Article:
Having a power hub, to supply future Barents Sea developments, could help operators mitigate CO2 emissions – and the regulations that they could come up against. Marius Kluge Foss, of Rystad Energy, explains.
The Barents Sea is the last Norwegian oil province with anticipated future growth. From currently accounting for a mere 5% of total Norwegian oil and gas production, Rystad Energy estimates it could account for around one-third by the mid-2030s.
Several of the largest non-sanctioned fields in Norway are in the Barents Sea, of which the most notably are the three oil discoveries made up of Statoil-operated Johan Castberg, Lundin-operated Alta, and OMV-operated Wisting. The long investment and production horizons of these projects make the consideration of carbon risk highly relevant. Once developed, these fields will produce beyond the 2040s, in a period that might be associated with declining global oil demand and stricter CO2 regulations. Making decisions today to minimize this risk may be worthwhile.
Figure 1 outlines CO2 emissions associated with upstream oil and gas production on the Norwegian continental shelf (NCS).
Sources: Rystad Energy Research and Analysis
Looking ahead at accumulated emissions over the period 2040-2050, Rystad Energy expects the three Barents Sea discoveries closest to sanctioning – Johan Castberg, Wisting and Alta – to make up about 8% of total NCS emissions. Adding future volumes expected to be discovered and put into production in the Barents Sea within 2040, increases the potential of electrifying the Barents Sea to 25% of total NCS upstream emissions during 2040-2050.
The Barentshub concept
The primary challenge with electrification of fields in the Barents Sea is the vast distances. Rystad Energy addresses this issue with a suggested electrification solution for the three ongoing Barents Sea developments, Johan Castberg, Wisting and Alta, as well as potential future discoveries. The proposed solution envisages a separate host platform, a Barentshub, supplied with DC power from shore. The hub distributes AC power to the three surrounding platforms, none of which will be further away than 100km, a distance viewed as the upper bound for AC power.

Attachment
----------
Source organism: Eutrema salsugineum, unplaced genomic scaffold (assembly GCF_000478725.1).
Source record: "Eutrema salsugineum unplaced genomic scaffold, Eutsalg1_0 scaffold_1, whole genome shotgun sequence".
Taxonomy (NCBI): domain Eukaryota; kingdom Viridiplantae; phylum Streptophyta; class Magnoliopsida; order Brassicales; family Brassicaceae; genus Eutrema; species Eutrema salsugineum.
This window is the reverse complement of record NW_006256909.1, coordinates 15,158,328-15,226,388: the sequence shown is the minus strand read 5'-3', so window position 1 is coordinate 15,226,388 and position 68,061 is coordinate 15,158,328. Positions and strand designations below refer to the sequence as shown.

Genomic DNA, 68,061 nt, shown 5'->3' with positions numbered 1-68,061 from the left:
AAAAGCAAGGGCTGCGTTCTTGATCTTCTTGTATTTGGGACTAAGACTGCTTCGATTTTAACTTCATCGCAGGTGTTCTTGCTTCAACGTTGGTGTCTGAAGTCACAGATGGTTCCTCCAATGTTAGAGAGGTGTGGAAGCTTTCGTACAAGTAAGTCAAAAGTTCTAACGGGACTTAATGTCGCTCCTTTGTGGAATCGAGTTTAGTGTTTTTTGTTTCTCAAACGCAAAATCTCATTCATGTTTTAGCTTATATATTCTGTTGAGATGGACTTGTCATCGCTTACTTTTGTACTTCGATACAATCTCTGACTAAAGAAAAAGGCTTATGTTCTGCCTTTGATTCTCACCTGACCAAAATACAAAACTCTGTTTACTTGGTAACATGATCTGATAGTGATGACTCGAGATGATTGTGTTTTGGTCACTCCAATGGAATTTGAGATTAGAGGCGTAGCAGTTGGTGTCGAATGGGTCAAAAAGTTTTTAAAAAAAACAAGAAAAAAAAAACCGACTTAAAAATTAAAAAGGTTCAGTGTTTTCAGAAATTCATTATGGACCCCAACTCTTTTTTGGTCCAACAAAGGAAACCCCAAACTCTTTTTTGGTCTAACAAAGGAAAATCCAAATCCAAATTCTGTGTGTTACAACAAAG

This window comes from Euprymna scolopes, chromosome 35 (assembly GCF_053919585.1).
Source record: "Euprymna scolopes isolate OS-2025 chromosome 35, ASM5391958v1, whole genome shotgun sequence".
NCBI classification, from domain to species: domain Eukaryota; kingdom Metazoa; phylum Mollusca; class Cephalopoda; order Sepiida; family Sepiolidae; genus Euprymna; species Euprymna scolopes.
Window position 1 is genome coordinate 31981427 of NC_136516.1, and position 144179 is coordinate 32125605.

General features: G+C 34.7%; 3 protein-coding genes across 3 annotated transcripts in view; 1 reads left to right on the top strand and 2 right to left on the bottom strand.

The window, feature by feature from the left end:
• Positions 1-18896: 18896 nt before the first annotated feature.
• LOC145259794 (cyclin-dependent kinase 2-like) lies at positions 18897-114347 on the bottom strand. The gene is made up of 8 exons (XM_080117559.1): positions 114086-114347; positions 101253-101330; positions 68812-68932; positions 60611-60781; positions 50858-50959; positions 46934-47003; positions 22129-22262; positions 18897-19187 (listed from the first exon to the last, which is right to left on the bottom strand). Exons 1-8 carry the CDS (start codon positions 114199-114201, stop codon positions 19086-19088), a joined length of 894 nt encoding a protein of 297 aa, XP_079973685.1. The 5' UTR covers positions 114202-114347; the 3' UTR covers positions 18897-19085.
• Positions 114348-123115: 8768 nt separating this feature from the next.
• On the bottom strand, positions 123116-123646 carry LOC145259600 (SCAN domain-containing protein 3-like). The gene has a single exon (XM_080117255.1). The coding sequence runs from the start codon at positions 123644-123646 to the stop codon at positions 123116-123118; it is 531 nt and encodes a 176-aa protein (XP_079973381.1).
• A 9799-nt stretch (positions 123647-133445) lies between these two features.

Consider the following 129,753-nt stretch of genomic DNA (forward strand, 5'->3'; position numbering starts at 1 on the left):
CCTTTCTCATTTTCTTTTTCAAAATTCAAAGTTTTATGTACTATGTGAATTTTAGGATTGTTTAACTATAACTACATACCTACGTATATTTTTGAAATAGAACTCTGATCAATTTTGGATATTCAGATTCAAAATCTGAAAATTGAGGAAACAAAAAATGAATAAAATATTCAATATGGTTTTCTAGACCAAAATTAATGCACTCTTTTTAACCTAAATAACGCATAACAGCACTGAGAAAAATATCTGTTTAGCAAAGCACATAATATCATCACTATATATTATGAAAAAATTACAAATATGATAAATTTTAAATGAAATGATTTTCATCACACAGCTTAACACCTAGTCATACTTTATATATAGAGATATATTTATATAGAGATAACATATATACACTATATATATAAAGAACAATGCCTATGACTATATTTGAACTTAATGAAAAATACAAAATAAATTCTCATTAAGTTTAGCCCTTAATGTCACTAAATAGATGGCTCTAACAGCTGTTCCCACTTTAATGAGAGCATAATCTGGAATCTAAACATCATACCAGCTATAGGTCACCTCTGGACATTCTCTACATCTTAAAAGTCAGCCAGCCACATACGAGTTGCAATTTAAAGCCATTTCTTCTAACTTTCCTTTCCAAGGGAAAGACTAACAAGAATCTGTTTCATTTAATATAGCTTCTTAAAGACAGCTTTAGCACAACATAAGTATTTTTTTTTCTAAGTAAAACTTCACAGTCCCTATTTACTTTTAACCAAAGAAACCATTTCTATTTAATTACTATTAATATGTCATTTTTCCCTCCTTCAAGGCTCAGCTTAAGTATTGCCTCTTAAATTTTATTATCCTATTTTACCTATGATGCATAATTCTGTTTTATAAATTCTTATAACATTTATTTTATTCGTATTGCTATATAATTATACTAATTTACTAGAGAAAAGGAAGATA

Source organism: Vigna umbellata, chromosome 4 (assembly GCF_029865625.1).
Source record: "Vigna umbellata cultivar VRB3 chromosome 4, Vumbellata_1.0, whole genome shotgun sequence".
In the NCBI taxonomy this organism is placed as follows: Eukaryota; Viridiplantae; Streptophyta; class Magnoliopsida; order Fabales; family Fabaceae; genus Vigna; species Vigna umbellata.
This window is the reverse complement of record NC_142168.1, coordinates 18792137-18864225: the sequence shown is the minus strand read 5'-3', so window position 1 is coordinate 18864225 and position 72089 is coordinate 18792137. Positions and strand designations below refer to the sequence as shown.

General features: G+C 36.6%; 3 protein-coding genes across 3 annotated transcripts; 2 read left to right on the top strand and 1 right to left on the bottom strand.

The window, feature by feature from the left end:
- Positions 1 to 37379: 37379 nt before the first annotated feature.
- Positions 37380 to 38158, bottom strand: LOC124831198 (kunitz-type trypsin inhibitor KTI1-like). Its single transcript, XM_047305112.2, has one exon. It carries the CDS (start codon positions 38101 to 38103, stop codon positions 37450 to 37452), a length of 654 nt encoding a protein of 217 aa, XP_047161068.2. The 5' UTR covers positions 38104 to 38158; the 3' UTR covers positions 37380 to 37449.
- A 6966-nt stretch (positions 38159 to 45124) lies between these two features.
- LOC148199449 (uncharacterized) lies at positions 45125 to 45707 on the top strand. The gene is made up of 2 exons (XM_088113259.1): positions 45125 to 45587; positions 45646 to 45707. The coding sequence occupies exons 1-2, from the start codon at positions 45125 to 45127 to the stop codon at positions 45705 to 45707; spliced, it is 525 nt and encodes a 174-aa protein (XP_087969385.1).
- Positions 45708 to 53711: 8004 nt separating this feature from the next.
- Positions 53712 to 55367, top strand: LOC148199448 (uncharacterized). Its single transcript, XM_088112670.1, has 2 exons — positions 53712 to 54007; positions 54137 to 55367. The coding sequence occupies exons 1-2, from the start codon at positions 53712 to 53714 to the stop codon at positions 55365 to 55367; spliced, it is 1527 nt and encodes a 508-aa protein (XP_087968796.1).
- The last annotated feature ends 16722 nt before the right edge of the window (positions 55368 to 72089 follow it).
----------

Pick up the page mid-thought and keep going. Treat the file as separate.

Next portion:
The main components making up the exploration and production companies’ power demand is electric power, heating, and gas injection. These can all be served by electrical power from shore in a full electrification scenario estimated to generate an annual average power load of 298 MW/year at peak. The corresponding reductions in CO2 emissions throughout the three fields’ lifetime is estimated to 22 million tonnes.
Figure 2 illustrates the various stakeholders consisting of 1) the exploration and production companies owning and operating the facilities on the three fields, 2) the Hub owner and 3) the grid operator, in this case Statnett. Each stakeholder has its own set of considerations in the proposed setup. The exploration and production companies will be most concerned about operational performance and project economics, while the Hub owner group’s key priorities will be predictability in power demand and hence revenue.
Obstacles and cost impacts
Figure 3 outlines the combined effect on asset valuation for Johan Castberg, Wisting and Alta by switching from gas turbines to full electrification with production startup in 2023, 2025 and 2026 respectively. For the oil companies, the only negative value contribution is power opex, with capex savings, opex savings (excl. power), reduced CO2 tax and government take all contributing in the positive direction. The combined value for the three fields drops by 7% from $2.39 billion (NOK18.6 billion) in the gas turbine case to $2.23 billion (NOK17.3 billion) with electrification. This highlights the limited impairment that electrification actually has on these fields. Albeit expensive, the total implications of electrification on valuation is just a 7% reduction compared no electrification, and the future threat of carbon risk, both in terms of global carbon budgets and carbon taxes, is eliminated.
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